Understanding and predicting fire spread across landscapes – and the impacts of these fires on ecosystems – is increasingly important for natural resource management. Unfortunately, the spread of fire is notoriously unpredictable and this issue is compounded by the rising prevalence of unusually large wildfires that can have major – even catastrophic – impacts on ecosystems. A new paper in Ecological Applications by Miranda Gray and Brett Dickson confronts these issues by applying circuit theory to model the spread of fire across the lower Sonoran Desert in the Southwestern United States. Circuit theory treats a landscape like an electrical circuit to evaluate the conductance of a particular process – for example, the movement of organisms or, in this case, spread of fire.
Their model shows that the areas within their landscape that are most likely to burn are at lower elevations, on shallower slopes, and on less topographically rough terrain – the ‘hot’ colors on the map to the right. They then go on to consider the effects of fires within these areas that are most likely to burn. The areas with high fire likelihood overlap with 21% of the currently-occupied habitat of the federally endangered Sonoran pronghorn, with much of this area predicted to be strongly negatively impacted by a fire. Moreover, nearly 15% of areas with high fire likelihood are within National Wilderness Areas, such as Cabeza Prieta and Kofa Wilderness Areas. Gray and Dickson suggest that the results of their model can help natural resource management. For example, areas of high fire likelihood could be targets for treatments that reduce the amount of fuel for fires and, thus, their likelihood of burning.
This work helps to inform long-standing questions about how alterations to landscape connectivity – particularly through the use of corridors – might influence the spread of fire (Simberloff and Cox 1987, Haddad et al. 2014). Might flammable corridors result in unwanted spread of fire between patches, posing a conservation ‘danger’?
The answer, it turns out, may not be so straight forward. Corridors can promote fire in open landscapes (Brudvig et al. 2012), but whether this constitutes a danger depends on the desirability of fire in ecosystem management. In fire-maintained ecosystems, such as many of the world’s grasslands and savannas, corridors might facilitate the spread of prescribed fire used in management. On the other hand, in ecosystems experiencing unnaturally high fire frequencies, such as Gray and Dickson’s Sonoran desert system, reducing the spread of unwanted fire may be a priority; in such cases, corridors may present undesirable impacts.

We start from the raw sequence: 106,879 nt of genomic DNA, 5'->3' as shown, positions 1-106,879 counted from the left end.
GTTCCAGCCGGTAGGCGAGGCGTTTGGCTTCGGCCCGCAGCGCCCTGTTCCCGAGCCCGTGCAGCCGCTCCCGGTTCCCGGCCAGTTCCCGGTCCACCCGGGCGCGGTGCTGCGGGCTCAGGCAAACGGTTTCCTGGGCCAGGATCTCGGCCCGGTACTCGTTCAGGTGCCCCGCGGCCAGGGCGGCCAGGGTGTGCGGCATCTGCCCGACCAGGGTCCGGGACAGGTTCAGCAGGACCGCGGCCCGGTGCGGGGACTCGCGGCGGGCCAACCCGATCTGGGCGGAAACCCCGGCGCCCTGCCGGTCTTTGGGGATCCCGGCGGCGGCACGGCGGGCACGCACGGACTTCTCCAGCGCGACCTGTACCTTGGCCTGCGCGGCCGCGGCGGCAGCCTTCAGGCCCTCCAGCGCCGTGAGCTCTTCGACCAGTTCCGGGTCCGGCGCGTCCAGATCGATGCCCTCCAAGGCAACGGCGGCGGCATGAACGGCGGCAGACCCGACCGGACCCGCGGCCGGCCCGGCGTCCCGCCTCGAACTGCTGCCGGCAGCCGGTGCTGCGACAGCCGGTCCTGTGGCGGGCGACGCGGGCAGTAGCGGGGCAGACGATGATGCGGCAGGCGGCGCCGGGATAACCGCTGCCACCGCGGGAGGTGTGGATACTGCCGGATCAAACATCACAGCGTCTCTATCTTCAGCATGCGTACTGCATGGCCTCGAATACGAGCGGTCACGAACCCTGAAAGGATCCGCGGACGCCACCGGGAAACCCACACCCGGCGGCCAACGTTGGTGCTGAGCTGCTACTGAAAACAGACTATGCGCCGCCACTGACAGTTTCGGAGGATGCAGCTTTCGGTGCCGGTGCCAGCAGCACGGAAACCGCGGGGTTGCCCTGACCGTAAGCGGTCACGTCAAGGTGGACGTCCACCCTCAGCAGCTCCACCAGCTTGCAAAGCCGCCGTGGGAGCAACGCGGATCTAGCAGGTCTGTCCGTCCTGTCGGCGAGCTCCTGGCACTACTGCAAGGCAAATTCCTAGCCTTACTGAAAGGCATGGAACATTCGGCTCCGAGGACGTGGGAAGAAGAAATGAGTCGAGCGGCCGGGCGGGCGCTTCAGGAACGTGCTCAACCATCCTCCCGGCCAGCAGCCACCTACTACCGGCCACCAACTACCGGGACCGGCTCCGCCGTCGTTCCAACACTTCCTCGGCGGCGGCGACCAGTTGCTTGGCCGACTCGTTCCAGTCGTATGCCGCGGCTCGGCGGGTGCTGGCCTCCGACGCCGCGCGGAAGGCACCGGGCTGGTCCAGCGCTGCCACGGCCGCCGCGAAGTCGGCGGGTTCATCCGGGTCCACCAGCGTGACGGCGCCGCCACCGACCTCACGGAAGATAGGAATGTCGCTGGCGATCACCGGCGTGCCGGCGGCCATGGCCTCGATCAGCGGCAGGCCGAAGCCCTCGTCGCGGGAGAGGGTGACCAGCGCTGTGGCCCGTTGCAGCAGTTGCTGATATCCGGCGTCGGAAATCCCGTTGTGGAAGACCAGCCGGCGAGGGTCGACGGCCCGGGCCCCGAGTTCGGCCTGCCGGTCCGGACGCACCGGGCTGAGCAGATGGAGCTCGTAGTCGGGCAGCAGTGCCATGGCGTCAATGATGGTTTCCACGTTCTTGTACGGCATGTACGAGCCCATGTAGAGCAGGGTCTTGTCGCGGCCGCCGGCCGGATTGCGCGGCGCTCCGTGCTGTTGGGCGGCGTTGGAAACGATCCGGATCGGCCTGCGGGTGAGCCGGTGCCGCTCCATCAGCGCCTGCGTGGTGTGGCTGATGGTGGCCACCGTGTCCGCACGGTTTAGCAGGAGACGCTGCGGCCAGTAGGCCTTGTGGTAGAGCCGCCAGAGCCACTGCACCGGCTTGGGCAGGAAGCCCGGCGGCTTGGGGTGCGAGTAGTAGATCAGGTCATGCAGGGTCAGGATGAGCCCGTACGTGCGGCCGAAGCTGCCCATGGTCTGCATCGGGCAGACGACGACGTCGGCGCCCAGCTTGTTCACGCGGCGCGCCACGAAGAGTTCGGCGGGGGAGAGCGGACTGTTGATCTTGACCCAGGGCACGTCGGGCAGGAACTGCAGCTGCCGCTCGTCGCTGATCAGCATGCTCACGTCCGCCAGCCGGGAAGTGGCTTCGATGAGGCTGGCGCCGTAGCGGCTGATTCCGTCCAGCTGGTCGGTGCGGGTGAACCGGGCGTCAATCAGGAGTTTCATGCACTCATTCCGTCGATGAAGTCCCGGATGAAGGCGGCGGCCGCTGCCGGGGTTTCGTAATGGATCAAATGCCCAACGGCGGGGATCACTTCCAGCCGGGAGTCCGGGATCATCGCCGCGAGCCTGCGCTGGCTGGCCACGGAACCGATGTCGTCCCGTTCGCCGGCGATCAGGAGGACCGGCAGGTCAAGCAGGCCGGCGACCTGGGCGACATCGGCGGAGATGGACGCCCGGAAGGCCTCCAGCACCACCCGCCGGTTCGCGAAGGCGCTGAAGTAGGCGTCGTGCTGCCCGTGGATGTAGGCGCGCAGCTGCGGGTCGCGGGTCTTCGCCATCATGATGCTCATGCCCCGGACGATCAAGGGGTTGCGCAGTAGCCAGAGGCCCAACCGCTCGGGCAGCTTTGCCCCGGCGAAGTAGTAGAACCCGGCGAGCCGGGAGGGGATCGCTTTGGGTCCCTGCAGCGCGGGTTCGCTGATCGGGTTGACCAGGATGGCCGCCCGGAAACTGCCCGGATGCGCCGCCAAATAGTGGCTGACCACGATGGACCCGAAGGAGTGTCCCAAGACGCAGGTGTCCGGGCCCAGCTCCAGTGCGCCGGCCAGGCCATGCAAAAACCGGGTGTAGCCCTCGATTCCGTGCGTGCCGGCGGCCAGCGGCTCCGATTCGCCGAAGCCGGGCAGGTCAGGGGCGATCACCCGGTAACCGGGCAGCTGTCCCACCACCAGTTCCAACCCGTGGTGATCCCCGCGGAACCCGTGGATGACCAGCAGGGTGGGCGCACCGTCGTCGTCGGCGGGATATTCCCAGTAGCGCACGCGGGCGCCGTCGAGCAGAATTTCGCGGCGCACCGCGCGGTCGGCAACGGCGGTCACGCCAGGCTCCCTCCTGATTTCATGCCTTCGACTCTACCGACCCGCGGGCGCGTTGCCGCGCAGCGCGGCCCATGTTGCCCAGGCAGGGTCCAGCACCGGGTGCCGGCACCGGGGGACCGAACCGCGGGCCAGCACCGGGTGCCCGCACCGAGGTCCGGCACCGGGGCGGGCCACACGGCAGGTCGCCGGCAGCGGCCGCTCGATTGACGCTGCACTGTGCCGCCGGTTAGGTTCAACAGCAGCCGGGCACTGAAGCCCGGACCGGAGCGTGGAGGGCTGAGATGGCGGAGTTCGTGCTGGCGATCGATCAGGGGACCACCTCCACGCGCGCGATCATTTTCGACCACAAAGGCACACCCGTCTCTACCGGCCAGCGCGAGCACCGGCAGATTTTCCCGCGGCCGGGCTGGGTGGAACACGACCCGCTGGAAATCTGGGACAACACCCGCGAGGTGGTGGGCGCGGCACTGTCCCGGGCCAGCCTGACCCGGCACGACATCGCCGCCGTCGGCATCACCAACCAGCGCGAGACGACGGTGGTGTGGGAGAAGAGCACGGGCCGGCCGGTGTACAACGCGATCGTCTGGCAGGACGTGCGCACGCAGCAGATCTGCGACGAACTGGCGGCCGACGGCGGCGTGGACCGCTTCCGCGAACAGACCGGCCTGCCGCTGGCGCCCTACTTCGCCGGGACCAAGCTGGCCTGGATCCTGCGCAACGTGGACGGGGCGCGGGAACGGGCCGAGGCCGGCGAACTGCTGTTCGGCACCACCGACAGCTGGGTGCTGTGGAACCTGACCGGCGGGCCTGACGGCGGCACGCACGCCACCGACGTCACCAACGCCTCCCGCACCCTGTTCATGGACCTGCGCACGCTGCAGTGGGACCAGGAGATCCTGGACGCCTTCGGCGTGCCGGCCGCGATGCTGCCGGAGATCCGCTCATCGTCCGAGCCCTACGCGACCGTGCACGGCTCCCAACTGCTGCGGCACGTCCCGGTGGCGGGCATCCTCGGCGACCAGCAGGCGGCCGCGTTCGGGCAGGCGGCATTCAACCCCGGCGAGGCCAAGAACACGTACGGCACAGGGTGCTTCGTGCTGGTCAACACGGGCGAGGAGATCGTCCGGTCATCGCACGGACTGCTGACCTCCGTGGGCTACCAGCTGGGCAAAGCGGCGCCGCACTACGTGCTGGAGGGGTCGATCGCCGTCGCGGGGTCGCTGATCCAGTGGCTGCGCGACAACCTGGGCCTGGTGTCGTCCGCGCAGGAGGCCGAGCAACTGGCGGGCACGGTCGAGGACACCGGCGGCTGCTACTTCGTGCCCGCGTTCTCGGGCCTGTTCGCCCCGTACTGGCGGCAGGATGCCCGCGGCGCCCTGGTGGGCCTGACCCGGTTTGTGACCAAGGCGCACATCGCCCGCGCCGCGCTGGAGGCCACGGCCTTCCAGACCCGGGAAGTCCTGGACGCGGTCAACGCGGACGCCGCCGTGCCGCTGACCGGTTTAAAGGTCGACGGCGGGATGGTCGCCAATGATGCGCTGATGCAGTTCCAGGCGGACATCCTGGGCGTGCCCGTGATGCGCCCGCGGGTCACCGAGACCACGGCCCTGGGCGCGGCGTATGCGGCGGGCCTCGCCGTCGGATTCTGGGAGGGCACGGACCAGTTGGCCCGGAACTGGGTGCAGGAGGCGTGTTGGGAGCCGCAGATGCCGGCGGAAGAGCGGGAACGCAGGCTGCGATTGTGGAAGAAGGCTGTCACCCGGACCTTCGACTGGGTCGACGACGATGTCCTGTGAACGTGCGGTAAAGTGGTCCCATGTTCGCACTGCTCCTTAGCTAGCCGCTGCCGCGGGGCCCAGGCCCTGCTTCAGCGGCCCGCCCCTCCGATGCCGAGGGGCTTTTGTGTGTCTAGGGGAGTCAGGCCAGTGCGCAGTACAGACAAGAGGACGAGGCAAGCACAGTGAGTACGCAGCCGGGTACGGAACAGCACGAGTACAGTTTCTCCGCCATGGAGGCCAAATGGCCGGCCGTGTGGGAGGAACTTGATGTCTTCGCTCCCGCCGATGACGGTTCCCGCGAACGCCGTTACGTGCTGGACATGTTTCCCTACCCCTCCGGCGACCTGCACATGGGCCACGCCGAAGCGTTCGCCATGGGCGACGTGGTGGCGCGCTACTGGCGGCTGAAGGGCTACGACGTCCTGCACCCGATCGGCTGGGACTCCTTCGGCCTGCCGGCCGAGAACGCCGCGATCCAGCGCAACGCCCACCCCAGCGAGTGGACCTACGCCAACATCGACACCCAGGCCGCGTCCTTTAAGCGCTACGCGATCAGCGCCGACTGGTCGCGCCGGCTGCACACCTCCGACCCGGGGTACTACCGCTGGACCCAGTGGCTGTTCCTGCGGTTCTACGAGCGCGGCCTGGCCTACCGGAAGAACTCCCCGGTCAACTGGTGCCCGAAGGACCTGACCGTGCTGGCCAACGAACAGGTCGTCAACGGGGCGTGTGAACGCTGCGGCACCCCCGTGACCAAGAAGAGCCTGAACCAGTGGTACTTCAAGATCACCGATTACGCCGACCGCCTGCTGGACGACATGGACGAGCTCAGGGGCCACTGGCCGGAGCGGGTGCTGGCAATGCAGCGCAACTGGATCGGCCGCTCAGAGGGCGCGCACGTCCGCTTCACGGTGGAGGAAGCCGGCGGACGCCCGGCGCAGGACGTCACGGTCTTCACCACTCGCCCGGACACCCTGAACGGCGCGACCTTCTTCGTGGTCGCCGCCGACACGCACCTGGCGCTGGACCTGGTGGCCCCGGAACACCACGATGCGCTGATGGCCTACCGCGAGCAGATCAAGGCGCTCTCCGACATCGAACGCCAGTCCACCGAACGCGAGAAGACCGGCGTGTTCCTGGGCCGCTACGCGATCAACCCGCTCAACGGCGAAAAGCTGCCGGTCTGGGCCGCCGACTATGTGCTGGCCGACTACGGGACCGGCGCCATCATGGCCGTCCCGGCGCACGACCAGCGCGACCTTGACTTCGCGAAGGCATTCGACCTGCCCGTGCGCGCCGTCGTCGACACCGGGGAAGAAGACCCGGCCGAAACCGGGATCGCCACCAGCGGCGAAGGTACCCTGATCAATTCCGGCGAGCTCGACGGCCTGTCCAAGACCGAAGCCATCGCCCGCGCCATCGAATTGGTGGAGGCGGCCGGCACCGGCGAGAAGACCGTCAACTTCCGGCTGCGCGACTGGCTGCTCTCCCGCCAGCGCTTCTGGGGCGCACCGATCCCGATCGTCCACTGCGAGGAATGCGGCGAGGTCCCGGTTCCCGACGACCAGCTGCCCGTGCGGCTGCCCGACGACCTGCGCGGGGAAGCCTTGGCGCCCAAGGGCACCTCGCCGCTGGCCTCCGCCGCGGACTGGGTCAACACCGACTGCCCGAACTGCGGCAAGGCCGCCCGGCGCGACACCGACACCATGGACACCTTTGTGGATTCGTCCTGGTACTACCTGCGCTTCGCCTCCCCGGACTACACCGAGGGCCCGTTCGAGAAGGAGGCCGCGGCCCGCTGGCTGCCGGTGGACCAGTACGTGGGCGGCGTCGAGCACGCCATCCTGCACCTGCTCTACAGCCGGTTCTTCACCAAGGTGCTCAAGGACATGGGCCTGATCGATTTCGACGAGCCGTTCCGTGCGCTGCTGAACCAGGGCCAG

Of course, this doesn’t mean that we should avoid corridors and other connectivity measures in fire-prone ecosystems. In all cases, it is important that we weigh the undesirable (e.g., fire spread) and desirable (e.g., Sonoran pronghorn gene flow) impacts of corridors. In some instances, rectifying pros and cons may require creative solutions – such as corridors that have breaks in fuel continuity, but provide movement conduits for species of conservation concern.
Gray, M.E., and B.G. Dickson. 2015. A new model of landscape-scale fire connectivity applied to resource and fire management in the Sonoran Desert, USA. Ecological Applications 25:1099-1113.
Brudvig, L.A., S.A. Wagner, and E.I. Damschen. 2012. Corridors promote fire via connectivity and edge effects. Ecological Applications 22:937-946.
Haddad, N.M., L.A. Brudvig, E.I. Damschen, D.M. Evans, B.L. Johnson, D.J. Levey, J.L. Orrock, J. Resasco, L.L. Sullivan, J.J. Tewksbury, S.A. Wagner, and A.J. Weldon. 2014. Potential negative ecological effects of corridors. Conservation Biology 28:1178-1187.
Simberloff, D., and J. Cox. 1987. Consequences and costs of conservation corridors. Conservation Biology 1:63–71.